Detectives are investigating reports of homophobic graffiti at a school which is at the centre of a row over lessons about same-sex relationships.
West Midlands Police said the vandalism on the school premises of Parkfield Community School in Birmingham was reported by a school governor during half-term.
The force also said it was reviewing video footage circulating on social media to “establish whether any additional offences have taken place”.
Footage posted to Twitter this week appeared to show a protest against the school’s “No Outsiders” initiative – which included lessons on LGBT relationships – outside the school.
A West Midlands Police spokeswoman said: “Parents have gathered outside Parkfield Community School exercising their right to protest peacefully on a number of occasions.
“Officers have been working closely with the school, the local community and the parents to facilitate the protests, and prevent a breach of the peace.
“No formal complaints have been made to West Midlands Police by Parkfield Community School or any of the staff who teach there.”
In footage posted on social media, young children appear to be joining in chants of “shame” while adults use the megaphone to voice their opposition.
In one video, a man standing on the back of a flatbed truck covered in banners saying “our children, our choice”, and “Stop! No Outsiders” says the programme is not just about teaching that other lifestyles exists.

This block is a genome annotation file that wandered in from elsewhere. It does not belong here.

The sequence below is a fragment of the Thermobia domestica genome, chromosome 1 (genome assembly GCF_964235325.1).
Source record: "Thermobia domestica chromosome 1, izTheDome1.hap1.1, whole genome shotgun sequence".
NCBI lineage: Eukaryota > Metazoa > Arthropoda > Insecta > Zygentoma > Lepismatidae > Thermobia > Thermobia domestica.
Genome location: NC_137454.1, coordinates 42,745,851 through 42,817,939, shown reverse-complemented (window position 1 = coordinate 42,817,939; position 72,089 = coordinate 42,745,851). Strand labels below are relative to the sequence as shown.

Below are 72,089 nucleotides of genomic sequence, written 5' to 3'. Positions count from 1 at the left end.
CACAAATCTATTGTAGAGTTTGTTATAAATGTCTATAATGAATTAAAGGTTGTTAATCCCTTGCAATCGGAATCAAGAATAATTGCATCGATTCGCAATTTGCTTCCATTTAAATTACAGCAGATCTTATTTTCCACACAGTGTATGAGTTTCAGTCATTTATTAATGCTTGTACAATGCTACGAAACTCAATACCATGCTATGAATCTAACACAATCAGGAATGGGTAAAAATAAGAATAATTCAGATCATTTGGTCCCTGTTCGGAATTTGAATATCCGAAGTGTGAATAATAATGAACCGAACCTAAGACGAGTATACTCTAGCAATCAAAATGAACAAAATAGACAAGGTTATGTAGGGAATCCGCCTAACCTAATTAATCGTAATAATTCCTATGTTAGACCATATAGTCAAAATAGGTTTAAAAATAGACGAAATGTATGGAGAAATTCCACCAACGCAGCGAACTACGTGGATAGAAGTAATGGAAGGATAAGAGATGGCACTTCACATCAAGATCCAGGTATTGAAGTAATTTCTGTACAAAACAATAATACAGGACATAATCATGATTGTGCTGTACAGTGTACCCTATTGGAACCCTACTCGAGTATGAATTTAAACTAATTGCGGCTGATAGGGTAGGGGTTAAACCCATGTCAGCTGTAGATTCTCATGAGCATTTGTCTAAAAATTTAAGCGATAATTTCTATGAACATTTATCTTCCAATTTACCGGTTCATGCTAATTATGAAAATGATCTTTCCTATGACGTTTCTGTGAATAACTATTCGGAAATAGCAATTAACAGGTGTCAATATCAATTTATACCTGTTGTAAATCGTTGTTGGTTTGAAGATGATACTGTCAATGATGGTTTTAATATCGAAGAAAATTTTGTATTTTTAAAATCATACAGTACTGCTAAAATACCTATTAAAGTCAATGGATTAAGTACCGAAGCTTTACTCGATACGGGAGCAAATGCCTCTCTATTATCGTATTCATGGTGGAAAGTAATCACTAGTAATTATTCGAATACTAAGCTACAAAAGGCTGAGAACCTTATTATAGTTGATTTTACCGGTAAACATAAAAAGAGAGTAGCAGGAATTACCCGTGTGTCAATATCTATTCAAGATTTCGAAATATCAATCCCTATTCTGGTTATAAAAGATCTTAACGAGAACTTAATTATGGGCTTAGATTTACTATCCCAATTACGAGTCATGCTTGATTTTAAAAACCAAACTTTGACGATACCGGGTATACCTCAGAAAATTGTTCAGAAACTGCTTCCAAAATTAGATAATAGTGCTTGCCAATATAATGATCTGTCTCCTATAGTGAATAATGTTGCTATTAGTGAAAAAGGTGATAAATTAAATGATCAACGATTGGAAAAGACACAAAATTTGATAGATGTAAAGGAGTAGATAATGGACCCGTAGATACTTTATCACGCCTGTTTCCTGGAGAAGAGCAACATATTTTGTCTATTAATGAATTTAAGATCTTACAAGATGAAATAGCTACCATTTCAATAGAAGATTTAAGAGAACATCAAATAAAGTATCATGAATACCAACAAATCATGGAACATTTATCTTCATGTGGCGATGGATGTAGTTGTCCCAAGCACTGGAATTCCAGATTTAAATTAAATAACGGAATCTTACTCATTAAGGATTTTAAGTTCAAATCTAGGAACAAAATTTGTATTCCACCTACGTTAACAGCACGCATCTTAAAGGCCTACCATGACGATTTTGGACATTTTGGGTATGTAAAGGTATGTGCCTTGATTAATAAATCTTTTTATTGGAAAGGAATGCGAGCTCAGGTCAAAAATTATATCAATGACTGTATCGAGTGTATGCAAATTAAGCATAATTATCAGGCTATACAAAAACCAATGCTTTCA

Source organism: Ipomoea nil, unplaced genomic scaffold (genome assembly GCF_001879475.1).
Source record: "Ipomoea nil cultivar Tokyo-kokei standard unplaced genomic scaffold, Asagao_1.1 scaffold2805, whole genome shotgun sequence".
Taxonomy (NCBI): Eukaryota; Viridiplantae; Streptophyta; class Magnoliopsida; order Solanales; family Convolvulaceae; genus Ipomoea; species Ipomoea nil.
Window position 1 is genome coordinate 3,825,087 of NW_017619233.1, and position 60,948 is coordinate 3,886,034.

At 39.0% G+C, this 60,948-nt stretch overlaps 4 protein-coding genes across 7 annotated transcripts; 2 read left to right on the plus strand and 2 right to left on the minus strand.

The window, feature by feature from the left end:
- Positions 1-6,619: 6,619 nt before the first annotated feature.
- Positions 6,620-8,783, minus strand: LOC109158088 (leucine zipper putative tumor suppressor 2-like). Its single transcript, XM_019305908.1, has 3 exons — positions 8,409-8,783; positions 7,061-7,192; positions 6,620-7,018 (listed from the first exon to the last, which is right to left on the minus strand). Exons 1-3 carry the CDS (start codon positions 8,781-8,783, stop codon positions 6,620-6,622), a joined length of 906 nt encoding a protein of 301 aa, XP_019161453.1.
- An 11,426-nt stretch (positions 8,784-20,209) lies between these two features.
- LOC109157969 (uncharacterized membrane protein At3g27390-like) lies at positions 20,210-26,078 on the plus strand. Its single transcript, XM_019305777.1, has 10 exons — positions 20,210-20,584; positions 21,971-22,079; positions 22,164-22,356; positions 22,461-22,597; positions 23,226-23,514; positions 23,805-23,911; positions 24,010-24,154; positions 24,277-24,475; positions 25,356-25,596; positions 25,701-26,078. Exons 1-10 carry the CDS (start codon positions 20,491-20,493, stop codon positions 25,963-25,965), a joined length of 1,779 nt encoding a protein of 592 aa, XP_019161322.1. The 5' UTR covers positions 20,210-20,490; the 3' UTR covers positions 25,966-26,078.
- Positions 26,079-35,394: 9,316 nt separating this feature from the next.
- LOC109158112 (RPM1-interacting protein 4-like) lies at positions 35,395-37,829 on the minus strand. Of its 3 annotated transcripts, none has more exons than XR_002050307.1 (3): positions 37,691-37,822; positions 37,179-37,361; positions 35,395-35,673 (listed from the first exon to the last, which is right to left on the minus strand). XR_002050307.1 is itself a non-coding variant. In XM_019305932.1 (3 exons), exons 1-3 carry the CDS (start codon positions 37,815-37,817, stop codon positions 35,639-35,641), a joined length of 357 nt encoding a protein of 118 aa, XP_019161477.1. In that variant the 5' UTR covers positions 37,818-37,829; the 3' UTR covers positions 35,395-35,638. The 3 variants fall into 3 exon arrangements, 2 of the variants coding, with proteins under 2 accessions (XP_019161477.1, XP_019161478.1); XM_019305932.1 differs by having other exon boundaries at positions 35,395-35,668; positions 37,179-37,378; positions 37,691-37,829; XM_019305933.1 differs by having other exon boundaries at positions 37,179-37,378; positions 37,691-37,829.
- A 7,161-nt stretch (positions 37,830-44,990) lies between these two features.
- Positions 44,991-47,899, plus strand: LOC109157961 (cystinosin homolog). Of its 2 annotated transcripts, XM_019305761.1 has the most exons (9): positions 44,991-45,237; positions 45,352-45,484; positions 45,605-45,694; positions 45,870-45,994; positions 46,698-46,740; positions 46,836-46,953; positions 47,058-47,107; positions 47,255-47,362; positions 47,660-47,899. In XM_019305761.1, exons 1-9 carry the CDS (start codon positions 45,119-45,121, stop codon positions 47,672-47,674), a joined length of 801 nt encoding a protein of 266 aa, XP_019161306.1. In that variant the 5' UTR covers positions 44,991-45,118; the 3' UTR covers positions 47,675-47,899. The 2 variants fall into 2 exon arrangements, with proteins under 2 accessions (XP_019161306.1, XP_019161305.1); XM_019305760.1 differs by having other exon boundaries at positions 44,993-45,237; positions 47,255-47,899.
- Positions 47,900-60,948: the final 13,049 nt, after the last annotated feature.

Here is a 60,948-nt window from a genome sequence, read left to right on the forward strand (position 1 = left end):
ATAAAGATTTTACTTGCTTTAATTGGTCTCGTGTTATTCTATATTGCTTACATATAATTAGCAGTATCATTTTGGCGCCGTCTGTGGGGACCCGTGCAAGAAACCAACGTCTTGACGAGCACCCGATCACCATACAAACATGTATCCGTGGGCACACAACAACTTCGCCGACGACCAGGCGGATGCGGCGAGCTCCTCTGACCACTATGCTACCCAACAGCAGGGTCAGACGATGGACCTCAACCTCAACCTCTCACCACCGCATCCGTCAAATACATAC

He adds: “It is aggressively promoting them, giving it a positive spin, and telling people that it is okay for you to be Muslim and for you to be gay.”
The school is currently taking a planned break from the inclusiveness and diversity classes, which will resume after Easter.
Some parents, Christian and Muslim, have chosen to withdraw their children from classes. They claim the lessons, set up by assistant headteacher Andrew Moffat, promote his personal beliefs.
Ezra Stripe, a spokeswoman for charity Hidayah which provides support and welfare for LGBT members of the Muslim community, said the opposition to the programme was coming from a sense of “misplaced Muslim pride”.
She said: “It is depressing that we are still at this point today and it makes me aware of all the struggle our community has, in particular about isolation and shame and confusion.
“All this is just going to be duplicated in the next generation if we don’t start teaching this stuff.
“It is a conservative viewpoint that homosexuality is forbidden.”
She added the No Outsiders programme is simply trying to teach that some children may have two mothers and that it does not go into the intricacies of the relationships.
Last month, Ofsted Chief Inspector Amanda Spielman backed Moffat, who has made the final of the Global Teacher Prize for his efforts to teach diversity.
Moffat also runs a Parkfield Ambassadors after-school club that creates opportunities for children at his school – where 99% of students are Muslim – to meet people from different races, religions and cultures around Birmingham.
He left another Birmingham school following a similar dispute with Muslim and Christian parents.
Moffat, and the Parkfield school, have been approached for comment.
It follows criticism of the school’s local MP, Shabana Mahmood, after she appeared to support parents in their boycott of the relationship lessons.